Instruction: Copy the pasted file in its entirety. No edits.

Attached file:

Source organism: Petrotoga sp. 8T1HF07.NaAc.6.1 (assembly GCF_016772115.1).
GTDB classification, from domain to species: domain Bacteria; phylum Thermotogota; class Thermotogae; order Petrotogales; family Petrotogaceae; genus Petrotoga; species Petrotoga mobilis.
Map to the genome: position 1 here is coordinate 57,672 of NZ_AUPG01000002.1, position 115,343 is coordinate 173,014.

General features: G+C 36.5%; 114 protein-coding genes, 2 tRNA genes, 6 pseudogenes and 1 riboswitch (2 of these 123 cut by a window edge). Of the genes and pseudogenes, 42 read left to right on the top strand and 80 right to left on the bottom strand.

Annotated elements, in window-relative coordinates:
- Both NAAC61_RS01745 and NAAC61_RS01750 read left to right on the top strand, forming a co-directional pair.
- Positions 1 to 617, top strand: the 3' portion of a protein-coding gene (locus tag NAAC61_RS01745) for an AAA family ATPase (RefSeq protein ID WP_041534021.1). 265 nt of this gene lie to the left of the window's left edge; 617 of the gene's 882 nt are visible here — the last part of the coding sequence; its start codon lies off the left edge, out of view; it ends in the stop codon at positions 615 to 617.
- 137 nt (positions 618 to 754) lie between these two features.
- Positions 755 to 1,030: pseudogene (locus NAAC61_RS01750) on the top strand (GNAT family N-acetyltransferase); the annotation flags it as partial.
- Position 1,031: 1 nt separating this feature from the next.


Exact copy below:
Source organism: Petrotoga sp. 8T1HF07.NaAc.6.1 (assembly GCF_016772115.1).
GTDB classification, from domain to species: domain Bacteria; phylum Thermotogota; class Thermotogae; order Petrotogales; family Petrotogaceae; genus Petrotoga; species Petrotoga mobilis.
Map to the genome: position 1 here is coordinate 57,672 of NZ_AUPG01000002.1, position 115,343 is coordinate 173,014.

General features: G+C 36.5%; 114 protein-coding genes, 2 tRNA genes, 6 pseudogenes and 1 riboswitch (2 of these 123 cut by a window edge). Of the genes and pseudogenes, 42 read left to right on the top strand and 80 right to left on the bottom strand.

Annotated elements, in window-relative coordinates:
- Both NAAC61_RS01745 and NAAC61_RS01750 read left to right on the top strand, forming a co-directional pair.
- Positions 1 to 617, top strand: the 3' portion of a protein-coding gene (locus tag NAAC61_RS01745) for an AAA family ATPase (RefSeq protein ID WP_041534021.1). 265 nt of this gene lie to the left of the window's left edge; 617 of the gene's 882 nt are visible here — the last part of the coding sequence; its start codon lies off the left edge, out of view; it ends in the stop codon at positions 615 to 617.
- 137 nt (positions 618 to 754) lie between these two features.
- Positions 755 to 1,030: pseudogene (locus NAAC61_RS01750) on the top strand (GNAT family N-acetyltransferase); the annotation flags it as partial.
- Position 1,031: 1 nt separating this feature from the next.